Everybody knows I'm a vampire lover. My boss at the Dental School gave me an Ann Rice when my father died. I loved them because they have nothing to do with my life. I've never looked back. Love them still. How can you not LOVE BRAD PITT AS ANYTHING, ESPECIALLY A VAMPIRE. BITE ME BRAD, LITERALLY.
Based off of a novel and screenplay written by Anne Rice, Interview with the Vampire: The Vampire Chronicles was directed Neil Jordan. In Interview with the Vampire, Lestat de Lioncourt (Tom Cruise) turns Louis de Pointe du Lac (Brad Pitt) into a vampire then becomes his teacher. Two hundred years later Louis visit's journalist Daniel Malloy (Christian Slater), then tells him about his life. Tom Cruise does a fantastic role of bringing Lestat de Lioncourt's character to … more
Pros: Interviewing a vampire, what a friggin concept! Cons: sure, there's a boat load, but who cares Browbeat me all you want. I found this pitiful adaptation of a vampires life enjoyable. I liked the premise of Brad Pitt and Christian Slater setting down for a little tete-a-tete. I liked the campy humor and the outlandish floating, flying and generally otherwise bad stunts. Ok, biting my tongue, I even liked Tom Cruise with his prissy shirts and ruffles … more
Okay, Obama has been President for a year and a few months. I'm not especially impressed. But its hard not to do better than Bush. But I still like Bill the most. I just wish Obama would be nicer to Israel, … more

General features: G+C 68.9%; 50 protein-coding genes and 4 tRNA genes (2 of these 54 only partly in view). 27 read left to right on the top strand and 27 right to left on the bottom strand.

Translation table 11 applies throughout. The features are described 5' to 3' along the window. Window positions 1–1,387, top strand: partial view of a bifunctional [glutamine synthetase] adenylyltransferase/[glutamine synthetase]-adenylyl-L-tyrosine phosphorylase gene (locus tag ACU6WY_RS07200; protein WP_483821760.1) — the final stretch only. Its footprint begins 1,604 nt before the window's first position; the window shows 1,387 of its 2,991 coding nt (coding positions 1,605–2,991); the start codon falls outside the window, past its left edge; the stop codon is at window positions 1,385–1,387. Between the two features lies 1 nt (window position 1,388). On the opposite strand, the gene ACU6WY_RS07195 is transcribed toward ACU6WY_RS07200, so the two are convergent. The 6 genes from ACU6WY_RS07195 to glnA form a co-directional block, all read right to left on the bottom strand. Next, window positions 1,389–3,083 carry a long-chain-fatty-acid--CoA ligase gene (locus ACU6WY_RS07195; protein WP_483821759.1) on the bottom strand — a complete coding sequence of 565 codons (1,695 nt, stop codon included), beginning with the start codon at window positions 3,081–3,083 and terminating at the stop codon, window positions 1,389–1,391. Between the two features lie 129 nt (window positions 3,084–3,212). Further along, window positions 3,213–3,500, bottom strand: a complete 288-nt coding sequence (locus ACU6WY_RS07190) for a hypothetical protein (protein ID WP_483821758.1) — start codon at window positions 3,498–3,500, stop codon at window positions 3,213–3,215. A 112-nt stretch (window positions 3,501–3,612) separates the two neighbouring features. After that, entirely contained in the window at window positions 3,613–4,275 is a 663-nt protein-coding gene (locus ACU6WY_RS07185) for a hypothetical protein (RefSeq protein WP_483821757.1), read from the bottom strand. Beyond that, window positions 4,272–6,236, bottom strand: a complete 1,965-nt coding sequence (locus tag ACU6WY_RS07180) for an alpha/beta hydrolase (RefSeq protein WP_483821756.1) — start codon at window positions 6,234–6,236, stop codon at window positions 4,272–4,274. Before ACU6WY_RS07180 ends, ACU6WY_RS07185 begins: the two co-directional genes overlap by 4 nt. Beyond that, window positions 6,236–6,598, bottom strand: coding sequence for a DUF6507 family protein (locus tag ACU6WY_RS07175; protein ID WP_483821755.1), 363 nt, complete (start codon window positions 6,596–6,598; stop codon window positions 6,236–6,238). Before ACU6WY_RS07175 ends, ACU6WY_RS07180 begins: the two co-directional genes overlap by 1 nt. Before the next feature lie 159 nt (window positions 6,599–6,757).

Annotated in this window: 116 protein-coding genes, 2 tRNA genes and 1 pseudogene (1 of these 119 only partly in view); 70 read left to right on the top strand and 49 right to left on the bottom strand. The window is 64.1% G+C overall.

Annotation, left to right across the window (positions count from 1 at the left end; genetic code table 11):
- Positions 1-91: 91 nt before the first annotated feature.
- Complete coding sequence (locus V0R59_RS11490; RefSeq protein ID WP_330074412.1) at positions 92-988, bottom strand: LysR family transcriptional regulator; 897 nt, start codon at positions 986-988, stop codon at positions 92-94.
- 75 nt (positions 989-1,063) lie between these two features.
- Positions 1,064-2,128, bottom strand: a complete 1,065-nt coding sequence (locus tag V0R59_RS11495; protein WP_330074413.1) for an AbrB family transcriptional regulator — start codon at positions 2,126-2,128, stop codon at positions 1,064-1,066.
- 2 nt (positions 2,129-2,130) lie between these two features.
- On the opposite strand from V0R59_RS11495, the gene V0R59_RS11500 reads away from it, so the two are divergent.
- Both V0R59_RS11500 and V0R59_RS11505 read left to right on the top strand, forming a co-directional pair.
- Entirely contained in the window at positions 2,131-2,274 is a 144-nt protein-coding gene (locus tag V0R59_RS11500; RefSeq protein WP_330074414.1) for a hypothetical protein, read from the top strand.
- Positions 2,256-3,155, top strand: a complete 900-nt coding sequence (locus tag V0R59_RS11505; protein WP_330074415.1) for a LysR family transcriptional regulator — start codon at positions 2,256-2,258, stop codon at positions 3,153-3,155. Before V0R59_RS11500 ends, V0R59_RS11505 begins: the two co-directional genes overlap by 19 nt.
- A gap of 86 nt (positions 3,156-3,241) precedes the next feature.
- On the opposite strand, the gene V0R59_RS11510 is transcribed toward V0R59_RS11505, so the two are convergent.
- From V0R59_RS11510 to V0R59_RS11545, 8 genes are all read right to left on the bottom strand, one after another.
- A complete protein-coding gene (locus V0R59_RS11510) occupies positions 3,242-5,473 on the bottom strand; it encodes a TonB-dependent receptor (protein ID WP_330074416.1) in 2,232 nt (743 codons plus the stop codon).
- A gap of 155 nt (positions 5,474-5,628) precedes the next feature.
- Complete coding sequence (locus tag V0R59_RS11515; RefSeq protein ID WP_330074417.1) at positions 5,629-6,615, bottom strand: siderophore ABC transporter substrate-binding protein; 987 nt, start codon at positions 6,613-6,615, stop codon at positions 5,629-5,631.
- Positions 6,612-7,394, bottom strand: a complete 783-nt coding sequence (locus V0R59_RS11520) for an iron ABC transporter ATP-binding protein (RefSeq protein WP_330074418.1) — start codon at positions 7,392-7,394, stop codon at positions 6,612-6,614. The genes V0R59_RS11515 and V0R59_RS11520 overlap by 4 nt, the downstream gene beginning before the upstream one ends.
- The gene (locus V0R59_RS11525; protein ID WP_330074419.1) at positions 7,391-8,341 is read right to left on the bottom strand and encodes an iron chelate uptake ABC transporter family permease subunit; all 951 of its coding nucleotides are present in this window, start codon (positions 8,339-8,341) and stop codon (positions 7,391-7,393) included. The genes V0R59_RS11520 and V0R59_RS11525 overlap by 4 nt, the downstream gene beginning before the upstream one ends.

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Horror author Anne Rice penned the screenplay for this full-blooded adaptation of her novel, which chronicles the life of 18th-century nobleman Louis (Brad Pitt) after he is bitten by powerful, charismatic vampire Lestat (Tom Cruise). Though enthralled with the undead lifestyle at first, Louis is unable to warm up to killing humans and grows despondent. To comfort Louis, Lestat creates another vampire (Kirsten Dunst in a star-making peformance), a young girl who from then on cannot age. Antonio Banderas appears as Armand, a 400-year-old vampire, and Christian Slater plays the radio producer who interviews the remorseful Louis. <br> <br> Director Neil Jordan captures the lush decadence and erotic fervor of the novel, infusing the film with rich, dusky tones. The big budget is well used to bring each period and place to sharply detailed life, and there is no skimping on the blood or immortal angst. Thandie Newton has a small role as Louis's Creole servant near the beginning of the film, and Jordan regula...